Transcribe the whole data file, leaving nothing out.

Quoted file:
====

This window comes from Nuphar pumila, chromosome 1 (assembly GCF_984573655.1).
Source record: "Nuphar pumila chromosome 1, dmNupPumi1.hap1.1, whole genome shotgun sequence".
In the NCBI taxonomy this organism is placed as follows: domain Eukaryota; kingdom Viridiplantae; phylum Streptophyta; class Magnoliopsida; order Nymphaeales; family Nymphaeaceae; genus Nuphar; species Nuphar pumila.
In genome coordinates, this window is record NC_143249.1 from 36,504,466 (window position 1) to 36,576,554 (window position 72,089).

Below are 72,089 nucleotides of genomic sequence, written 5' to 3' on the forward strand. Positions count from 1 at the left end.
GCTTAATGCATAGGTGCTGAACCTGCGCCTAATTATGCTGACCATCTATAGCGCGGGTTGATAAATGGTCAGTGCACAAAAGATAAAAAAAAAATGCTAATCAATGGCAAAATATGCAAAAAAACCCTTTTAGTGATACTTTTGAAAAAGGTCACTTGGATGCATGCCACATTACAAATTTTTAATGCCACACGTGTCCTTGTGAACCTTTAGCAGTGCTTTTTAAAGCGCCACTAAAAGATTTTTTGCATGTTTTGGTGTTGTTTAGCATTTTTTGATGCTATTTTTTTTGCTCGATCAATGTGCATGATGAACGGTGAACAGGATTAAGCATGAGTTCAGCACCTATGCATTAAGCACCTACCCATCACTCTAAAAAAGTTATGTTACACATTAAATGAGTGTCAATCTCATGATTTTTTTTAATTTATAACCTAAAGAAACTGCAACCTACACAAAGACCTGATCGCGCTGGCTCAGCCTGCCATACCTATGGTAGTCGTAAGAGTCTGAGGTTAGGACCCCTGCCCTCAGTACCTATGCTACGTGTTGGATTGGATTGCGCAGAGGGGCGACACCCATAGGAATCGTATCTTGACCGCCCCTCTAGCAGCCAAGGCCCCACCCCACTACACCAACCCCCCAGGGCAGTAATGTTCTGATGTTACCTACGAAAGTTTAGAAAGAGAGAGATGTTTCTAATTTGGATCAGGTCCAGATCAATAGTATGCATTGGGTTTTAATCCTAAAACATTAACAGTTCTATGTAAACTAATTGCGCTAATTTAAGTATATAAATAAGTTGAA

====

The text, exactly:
This window comes from Nuphar pumila, chromosome 1 (assembly GCF_984573655.1).
Source record: "Nuphar pumila chromosome 1, dmNupPumi1.hap1.1, whole genome shotgun sequence".
In the NCBI taxonomy this organism is placed as follows: domain Eukaryota; kingdom Viridiplantae; phylum Streptophyta; class Magnoliopsida; order Nymphaeales; family Nymphaeaceae; genus Nuphar; species Nuphar pumila.
In genome coordinates, this window is record NC_143249.1 from 36,504,466 (window position 1) to 36,576,554 (window position 72,089).

Below are 72,089 nucleotides of genomic sequence, written 5' to 3' on the forward strand. Positions count from 1 at the left end.
GCTTAATGCATAGGTGCTGAACCTGCGCCTAATTATGCTGACCATCTATAGCGCGGGTTGATAAATGGTCAGTGCACAAAAGATAAAAAAAAAATGCTAATCAATGGCAAAATATGCAAAAAAACCCTTTTAGTGATACTTTTGAAAAAGGTCACTTGGATGCATGCCACATTACAAATTTTTAATGCCACACGTGTCCTTGTGAACCTTTAGCAGTGCTTTTTAAAGCGCCACTAAAAGATTTTTTGCATGTTTTGGTGTTGTTTAGCATTTTTTGATGCTATTTTTTTTGCTCGATCAATGTGCATGATGAACGGTGAACAGGATTAAGCATGAGTTCAGCACCTATGCATTAAGCACCTACCCATCACTCTAAAAAAGTTATGTTACACATTAAATGAGTGTCAATCTCATGATTTTTTTTAATTTATAACCTAAAGAAACTGCAACCTACACAAAGACCTGATCGCGCTGGCTCAGCCTGCCATACCTATGGTAGTCGTAAGAGTCTGAGGTTAGGACCCCTGCCCTCAGTACCTATGCTACGTGTTGGATTGGATTGCGCAGAGGGGCGACACCCATAGGAATCGTATCTTGACCGCCCCTCTAGCAGCCAAGGCCCCACCCCACTACACCAACCCCCCAGGGCAGTAATGTTCTGATGTTACCTACGAAAGTTTAGAAAGAGAGAGATGTTTCTAATTTGGATCAGGTCCAGATCAATAGTATGCATTGGGTTTTAATCCTAAAACATTAACAGTTCTATGTAAACTAATTGCGCTAATTTAAGTATATAAATAAGTTGAA